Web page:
Pop culture obsessives writing for the pop culture obsessed.
Pop culture obsessives writing for the pop culture obsessed.
Illustration for article titled Pariah

Premiering at the 2011 Sundance Film Festival, writer-director Dee Rees’ debut feature, Pariah, has a premise that sounds assembled from a Sundance Refrigerator Magnet Poetry set: black lesbian coming-of-age story. And in too many regards, the film lives down to its paradigmatic Sundance-iness, advancing a small-scale, sensitive, humanist character study that’s progressive and thoughtful without getting too far out of line. There are times when even its subtleties seem predictable, when it questions dramatic conventions that indie films have already questioned, like the temperament of movie-parents whose children fear coming out of the closet. Yet the film has an abiding sweetness that’s ultimately irresistible, and in its most effective moments, reveals an underground scene where young black lesbians can seek refuge in each other and simply be themselves.

Cinematographer Bradford Young won a prize at Sundance for his photography, and the vibrancy and texture of his images, especially in the nightclub and New York exteriors, give Pariah a boost. Otherwise, its story of a closeted high-school lesbian finding her way might have seemed more like a stock indie. Adepero Oduye plays the heroine as an intensely guarded but vulnerable Brooklyn teenager who frustrates her mother (Kim Wayans) even before the truth about her sexuality comes out. Her mom doesn’t like her close friend Pernell Walker, whom she sees as a bad influence, and her father (Charles Parnell), though more mild-mannered, is also more disengaged in Oduye’s life—both are equally in denial. Oduye’s fortunes take an ironic turn when her mother forces her into a friendship with a co-worker’s daughter (Aasha Davis) and the two hit it off.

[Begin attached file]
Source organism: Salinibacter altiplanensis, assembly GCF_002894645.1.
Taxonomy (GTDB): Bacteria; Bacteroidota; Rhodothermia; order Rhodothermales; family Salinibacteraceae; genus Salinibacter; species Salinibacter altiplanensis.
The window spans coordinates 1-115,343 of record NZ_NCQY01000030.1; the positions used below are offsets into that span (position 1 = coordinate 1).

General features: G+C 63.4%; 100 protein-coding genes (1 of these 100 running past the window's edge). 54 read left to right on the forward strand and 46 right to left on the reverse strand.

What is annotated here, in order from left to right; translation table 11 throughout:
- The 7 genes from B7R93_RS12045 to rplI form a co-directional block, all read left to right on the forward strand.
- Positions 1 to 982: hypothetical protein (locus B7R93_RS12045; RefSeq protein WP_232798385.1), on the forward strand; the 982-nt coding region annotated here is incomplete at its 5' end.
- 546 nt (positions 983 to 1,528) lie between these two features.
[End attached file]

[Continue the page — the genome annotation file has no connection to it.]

Rees handles Oduye’s relationship with her parents with a distinct lack of hysteria, showing instead how the lingering question of her sexual orientation can stifle family life long before the truth is known. In keeping this big secret, she has a good read on her parents, but matters of the heart compel her to open up more, and Oduye’s performance grows more luminous in kind. Rees doesn’t take her to an unexpected place, but the film sensitively captures the added difficulties of a teenager pursuing love for the first time while having to keep that pursuit a secret.